My original plan for the last installment of this reflection on my IB education and its meaning at midlife was going to center on my newfound career as an educator. But looking around at the world and what’s happening right now, it is far more appropriate to speak more broadly.
We are at a critical juncture as a society—the decisions we make together as a world will impact the future of every living thing on the planet. These are serious times that call for serious reflection. We, as members of the IB community, are uniquely prepared for the type of cooperation and collaboration that will be required to face the challenge of the future.
“We have a vital, important role to fill in the global conversation.”
To the young people in school today: Be open. Be courageous and creative in examining the world. Remember to look for truth in a world that is far too willing to cast facts aside. Don’t be swayed by easy answers that create easy scapegoats. Don’t allow people to build walls between you; be the force that breaks those walls down and opens opportunity for all to shine. IB is building you into the kind of thinker and leader who can work with others to move us forward. You have the tools. I can’t wait to see what you build with them.
And to the alumni, educators, administrators and parents of this community: Listen to your children. Honor their engagement with the world. Too often, children are written off as having nothing of their own to say. Critics of children who speak their hearts and minds accuse them of parroting what the adults in their lives tell them to say, denying children their autonomy and agency. We know better. We know what children are capable of. We know their independent, curious, adventurous spirits. We know their passion and incisive analysis. They are the heirs of what we have created, and their stake in the future of this world is high.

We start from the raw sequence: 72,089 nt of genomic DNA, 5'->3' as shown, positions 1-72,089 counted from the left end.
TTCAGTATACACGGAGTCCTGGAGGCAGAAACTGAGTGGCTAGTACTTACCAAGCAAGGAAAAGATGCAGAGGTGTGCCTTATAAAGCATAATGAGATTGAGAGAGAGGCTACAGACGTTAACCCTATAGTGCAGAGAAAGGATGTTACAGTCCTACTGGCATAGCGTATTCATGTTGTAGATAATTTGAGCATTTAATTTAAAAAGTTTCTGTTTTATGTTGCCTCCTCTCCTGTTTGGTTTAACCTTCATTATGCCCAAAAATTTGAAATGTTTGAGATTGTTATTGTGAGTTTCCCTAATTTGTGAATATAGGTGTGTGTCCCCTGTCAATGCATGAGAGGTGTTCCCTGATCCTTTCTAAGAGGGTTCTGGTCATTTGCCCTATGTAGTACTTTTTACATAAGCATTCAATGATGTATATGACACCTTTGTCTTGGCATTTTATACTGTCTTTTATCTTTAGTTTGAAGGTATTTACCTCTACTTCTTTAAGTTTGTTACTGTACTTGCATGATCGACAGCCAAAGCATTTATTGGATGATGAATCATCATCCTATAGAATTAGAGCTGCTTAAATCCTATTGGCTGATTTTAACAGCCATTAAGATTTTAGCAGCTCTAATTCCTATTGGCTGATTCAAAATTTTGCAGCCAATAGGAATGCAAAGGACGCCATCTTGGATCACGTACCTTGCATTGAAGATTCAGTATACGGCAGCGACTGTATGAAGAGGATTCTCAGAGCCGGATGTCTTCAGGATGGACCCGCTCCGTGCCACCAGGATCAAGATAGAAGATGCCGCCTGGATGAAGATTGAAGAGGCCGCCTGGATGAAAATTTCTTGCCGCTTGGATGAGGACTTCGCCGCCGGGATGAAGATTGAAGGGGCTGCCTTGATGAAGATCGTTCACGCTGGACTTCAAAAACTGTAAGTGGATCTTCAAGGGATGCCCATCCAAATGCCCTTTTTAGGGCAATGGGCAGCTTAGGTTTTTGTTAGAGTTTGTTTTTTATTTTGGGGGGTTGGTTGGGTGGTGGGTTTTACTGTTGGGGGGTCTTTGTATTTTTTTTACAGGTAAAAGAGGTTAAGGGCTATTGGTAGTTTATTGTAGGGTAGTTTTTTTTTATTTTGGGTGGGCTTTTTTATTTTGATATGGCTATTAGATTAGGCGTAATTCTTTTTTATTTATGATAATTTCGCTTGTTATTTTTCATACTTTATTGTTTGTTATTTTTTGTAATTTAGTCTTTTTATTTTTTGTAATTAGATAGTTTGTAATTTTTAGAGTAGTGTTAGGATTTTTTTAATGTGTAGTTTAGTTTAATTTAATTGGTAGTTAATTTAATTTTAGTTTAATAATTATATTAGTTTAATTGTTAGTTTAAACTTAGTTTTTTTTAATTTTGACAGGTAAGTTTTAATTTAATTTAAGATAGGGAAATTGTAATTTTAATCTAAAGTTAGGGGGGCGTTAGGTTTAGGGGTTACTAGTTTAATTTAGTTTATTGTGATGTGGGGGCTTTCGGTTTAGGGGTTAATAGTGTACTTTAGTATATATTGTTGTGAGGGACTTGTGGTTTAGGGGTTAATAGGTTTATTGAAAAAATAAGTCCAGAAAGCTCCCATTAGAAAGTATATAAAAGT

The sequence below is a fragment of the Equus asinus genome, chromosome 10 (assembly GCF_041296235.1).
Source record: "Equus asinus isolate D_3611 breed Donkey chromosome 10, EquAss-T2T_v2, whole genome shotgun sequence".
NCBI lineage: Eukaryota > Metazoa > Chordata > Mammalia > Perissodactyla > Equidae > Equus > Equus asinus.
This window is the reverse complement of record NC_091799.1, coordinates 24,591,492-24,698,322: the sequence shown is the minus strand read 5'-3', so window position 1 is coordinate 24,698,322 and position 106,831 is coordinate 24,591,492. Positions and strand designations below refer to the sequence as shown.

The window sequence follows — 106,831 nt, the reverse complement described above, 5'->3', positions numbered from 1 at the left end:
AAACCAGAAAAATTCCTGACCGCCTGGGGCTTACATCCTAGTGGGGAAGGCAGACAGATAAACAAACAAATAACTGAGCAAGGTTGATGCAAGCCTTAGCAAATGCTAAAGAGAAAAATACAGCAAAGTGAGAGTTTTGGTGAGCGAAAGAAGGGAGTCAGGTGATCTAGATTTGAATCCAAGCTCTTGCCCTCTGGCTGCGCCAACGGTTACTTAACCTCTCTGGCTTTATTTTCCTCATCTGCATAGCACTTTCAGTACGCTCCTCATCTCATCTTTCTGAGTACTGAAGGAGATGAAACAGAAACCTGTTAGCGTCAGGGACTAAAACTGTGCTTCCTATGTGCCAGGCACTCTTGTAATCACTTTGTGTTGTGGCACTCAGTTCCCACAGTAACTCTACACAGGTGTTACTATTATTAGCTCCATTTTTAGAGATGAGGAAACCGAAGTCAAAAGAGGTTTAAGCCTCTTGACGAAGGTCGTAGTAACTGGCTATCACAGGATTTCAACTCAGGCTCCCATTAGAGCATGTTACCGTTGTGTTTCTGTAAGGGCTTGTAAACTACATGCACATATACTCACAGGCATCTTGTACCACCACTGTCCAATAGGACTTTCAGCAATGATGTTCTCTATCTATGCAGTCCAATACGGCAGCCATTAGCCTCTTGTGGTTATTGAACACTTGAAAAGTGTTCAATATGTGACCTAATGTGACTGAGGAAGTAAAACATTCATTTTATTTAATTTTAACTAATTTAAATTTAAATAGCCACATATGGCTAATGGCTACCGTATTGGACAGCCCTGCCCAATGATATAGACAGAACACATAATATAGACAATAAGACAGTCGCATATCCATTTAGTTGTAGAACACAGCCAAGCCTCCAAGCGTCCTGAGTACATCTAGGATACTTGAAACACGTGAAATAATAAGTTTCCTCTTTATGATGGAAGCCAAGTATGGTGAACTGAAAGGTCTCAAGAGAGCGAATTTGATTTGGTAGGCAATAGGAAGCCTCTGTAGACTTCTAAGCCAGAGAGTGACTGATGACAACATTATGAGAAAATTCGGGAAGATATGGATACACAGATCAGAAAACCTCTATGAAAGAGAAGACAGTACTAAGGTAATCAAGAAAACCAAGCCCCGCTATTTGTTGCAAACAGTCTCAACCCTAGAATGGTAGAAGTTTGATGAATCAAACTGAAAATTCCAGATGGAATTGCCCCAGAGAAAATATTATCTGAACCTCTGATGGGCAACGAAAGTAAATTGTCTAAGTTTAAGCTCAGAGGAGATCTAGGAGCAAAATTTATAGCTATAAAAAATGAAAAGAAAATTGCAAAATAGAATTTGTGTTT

“IB is building you into the kind of thinker and leader who can work with others to move us forward.”
I am so grateful for how our community shaped me. The value of this education, of this way of thinking and being in the world, goes well beyond the classroom. And all of the learning I did as a child still empowers me, even in mid-life, to ask the hard questions and make sure no voice is left out of the conversation. We have a vital, important role to fill in the global conversation. Let’s go out there and show the world what we know: that a community of committed, creative, open thinkers can make the impossible not just possible, but real.
Tara L. McCook is a graduate of Murphy High School in Mobile, Alabama, USA. She continued her studies at Christopher Newport University, Louisiana State University Paul M. Hebert Law Center, Georgetown University Law Center and George Mason University in the United States. She is a lawyer, curriculum strategist and trainer working in the public accounting industry, and in her spare time enjoys cross-stitching, writing and relaxing on the Alabama Gulf Coast. You can connect with her on LinkedIn here
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